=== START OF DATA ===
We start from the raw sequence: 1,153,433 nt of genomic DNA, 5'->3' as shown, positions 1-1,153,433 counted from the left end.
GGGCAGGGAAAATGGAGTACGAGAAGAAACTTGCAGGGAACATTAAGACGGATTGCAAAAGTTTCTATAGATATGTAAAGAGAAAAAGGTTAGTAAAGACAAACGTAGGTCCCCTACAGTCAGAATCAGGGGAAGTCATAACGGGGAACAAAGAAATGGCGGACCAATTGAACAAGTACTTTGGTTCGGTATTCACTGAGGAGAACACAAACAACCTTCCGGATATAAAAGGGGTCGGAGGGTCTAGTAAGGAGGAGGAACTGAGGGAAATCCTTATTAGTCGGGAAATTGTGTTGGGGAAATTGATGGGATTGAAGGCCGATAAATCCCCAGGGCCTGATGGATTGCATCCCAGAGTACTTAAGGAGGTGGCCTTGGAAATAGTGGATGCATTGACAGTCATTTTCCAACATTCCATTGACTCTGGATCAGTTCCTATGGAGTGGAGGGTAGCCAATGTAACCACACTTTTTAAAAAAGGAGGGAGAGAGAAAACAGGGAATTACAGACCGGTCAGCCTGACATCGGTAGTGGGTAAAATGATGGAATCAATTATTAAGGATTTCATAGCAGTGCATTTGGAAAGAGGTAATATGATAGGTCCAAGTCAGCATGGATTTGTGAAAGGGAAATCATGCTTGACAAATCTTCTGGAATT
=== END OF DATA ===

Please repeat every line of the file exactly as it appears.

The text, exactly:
We start from the raw sequence: 1,153,433 nt of genomic DNA, 5'->3' as shown, positions 1-1,153,433 counted from the left end.
GGGCAGGGAAAATGGAGTACGAGAAGAAACTTGCAGGGAACATTAAGACGGATTGCAAAAGTTTCTATAGATATGTAAAGAGAAAAAGGTTAGTAAAGACAAACGTAGGTCCCCTACAGTCAGAATCAGGGGAAGTCATAACGGGGAACAAAGAAATGGCGGACCAATTGAACAAGTACTTTGGTTCGGTATTCACTGAGGAGAACACAAACAACCTTCCGGATATAAAAGGGGTCGGAGGGTCTAGTAAGGAGGAGGAACTGAGGGAAATCCTTATTAGTCGGGAAATTGTGTTGGGGAAATTGATGGGATTGAAGGCCGATAAATCCCCAGGGCCTGATGGATTGCATCCCAGAGTACTTAAGGAGGTGGCCTTGGAAATAGTGGATGCATTGACAGTCATTTTCCAACATTCCATTGACTCTGGATCAGTTCCTATGGAGTGGAGGGTAGCCAATGTAACCACACTTTTTAAAAAAGGAGGGAGAGAGAAAACAGGGAATTACAGACCGGTCAGCCTGACATCGGTAGTGGGTAAAATGATGGAATCAATTATTAAGGATTTCATAGCAGTGCATTTGGAAAGAGGTAATATGATAGGTCCAAGTCAGCATGGATTTGTGAAAGGGAAATCATGCTTGACAAATCTTCTGGAATT